Foreign private equity firms salivate at the prospects offered by the Chinese growth story. But restrictive regulations and unwilling sellers mean the country has largely resisted the buy-out kings, forcing them to focus on minority investments instead.
However, the disclosure on Wednesday of another corporate spat within Gome, the country’s biggest electrical appliances retailer, will serve as a brutal reminder of the risks faced by foreign groups that invest in China.
Gome was founded by Huang Guangyu, once China’s richest man, who was arrested and detained in 2008 for alleged corporate crimes and has been held incommunicado ever since.
Mr Huang remains its largest shareholder with a 34 per cent stake and his disappearance rocked the company, sending its Hong Kong-listed shares tumbling. Gome searched for an outside investor to help steady the ship, and last summer Bain Capital agreed a $418m strategic investment, in the form of convertible bonds, which gave it three board seats.
The US private equity firm was convinced it could turn round sales and saw it as a rare opportunity to buy an attractive strategic stake in one of China’s leading consumer companies.
The investment was fraught with risk, given that nobody could ascertain whether Mr Huang was happy with Bain’s involvement. Jonathan Zhu, head of China for Bain, brushed aside fears. “There are always risks in investing, and we are reasonably satisfied that the risk/reward outlook in the current scenario justifies this investment,” he said.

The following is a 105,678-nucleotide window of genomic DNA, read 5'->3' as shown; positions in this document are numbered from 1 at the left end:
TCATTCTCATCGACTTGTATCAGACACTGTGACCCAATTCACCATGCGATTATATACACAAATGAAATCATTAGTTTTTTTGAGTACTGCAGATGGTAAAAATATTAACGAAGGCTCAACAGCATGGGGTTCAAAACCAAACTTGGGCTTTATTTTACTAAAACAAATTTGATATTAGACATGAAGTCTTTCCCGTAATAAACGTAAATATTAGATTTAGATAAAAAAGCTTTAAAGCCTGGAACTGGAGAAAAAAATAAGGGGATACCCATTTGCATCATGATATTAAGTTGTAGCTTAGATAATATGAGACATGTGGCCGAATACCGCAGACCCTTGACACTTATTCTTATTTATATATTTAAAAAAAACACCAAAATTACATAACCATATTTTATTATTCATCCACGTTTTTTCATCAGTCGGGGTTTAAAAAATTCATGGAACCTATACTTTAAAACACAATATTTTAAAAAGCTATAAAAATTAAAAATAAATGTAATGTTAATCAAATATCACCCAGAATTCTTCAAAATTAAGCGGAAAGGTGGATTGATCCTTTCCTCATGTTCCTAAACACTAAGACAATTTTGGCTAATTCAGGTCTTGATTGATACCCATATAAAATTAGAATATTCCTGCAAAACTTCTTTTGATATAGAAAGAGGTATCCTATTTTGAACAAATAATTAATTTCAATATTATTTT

Mr Zhu has this week seen Mr Huang, seemingly through affiliates, use his shareholding to vote against the re-election of Bain’s three board directors. But the company re-appointed them immediately.
“This is exactly why several other private equity firms walked away from this [Gome] deal,” said one Hong Kong investment banker familiar with the sale discussions.
“How can you commit to a company where the major shareholder might be against you?”
Many of China’s fastest-growing companies are privately-owned, and founder entrepreneurs are often reluctant to share power with overseas investors. The ability of foreign private equity to exert influence on corporate strategy can be severely limited.
Industry executives say China’s corporate landscape is littered with disputes involving foreign private equity and local companies over strategy, governance and influence.
Kohlberg Kravis Roberts has had its share of headaches after investing $112m in 2007 in China’s Tianrui Cement, amid well-publicised squabbles with the company’s founder.
The FT reported in 2008 that TPG became embroiled in a legal dispute with the China-based managers of a mainland subsidiary of Japan’s Nissin leasing group. During one heated episode, local managers called the police to the company’s Shanghai offices, prompting the TPG-led entourage to leave.
Despite the challenges, foreign private equity groups can make phenomenal returns.
TPG is sitting on a $2bn profit after striking a deal to offload its majority-stake in Shenzhen Development Bank to China’s Ping An Insurance.
Carlyle Group has made handsome returns from its minority strategic investment in China Pacific Insurance, which it helped to modernise ahead of a successful stock market listing.
Goldman Sachs’ private equity arm is sitting on a stake valued at about $1bn in Hepalink, a newly-listed Chinese pharmaceuticals company, having invested just $5m three years ago.
“Investing in China requires immense creativity and the agility to respond to fast-changing circumstances,” says Kathleen Ng, managing director of the Centre for Asia Private Equity Research in Hong Kong. “Foreign private equity investors truly need to understand what they are getting into.”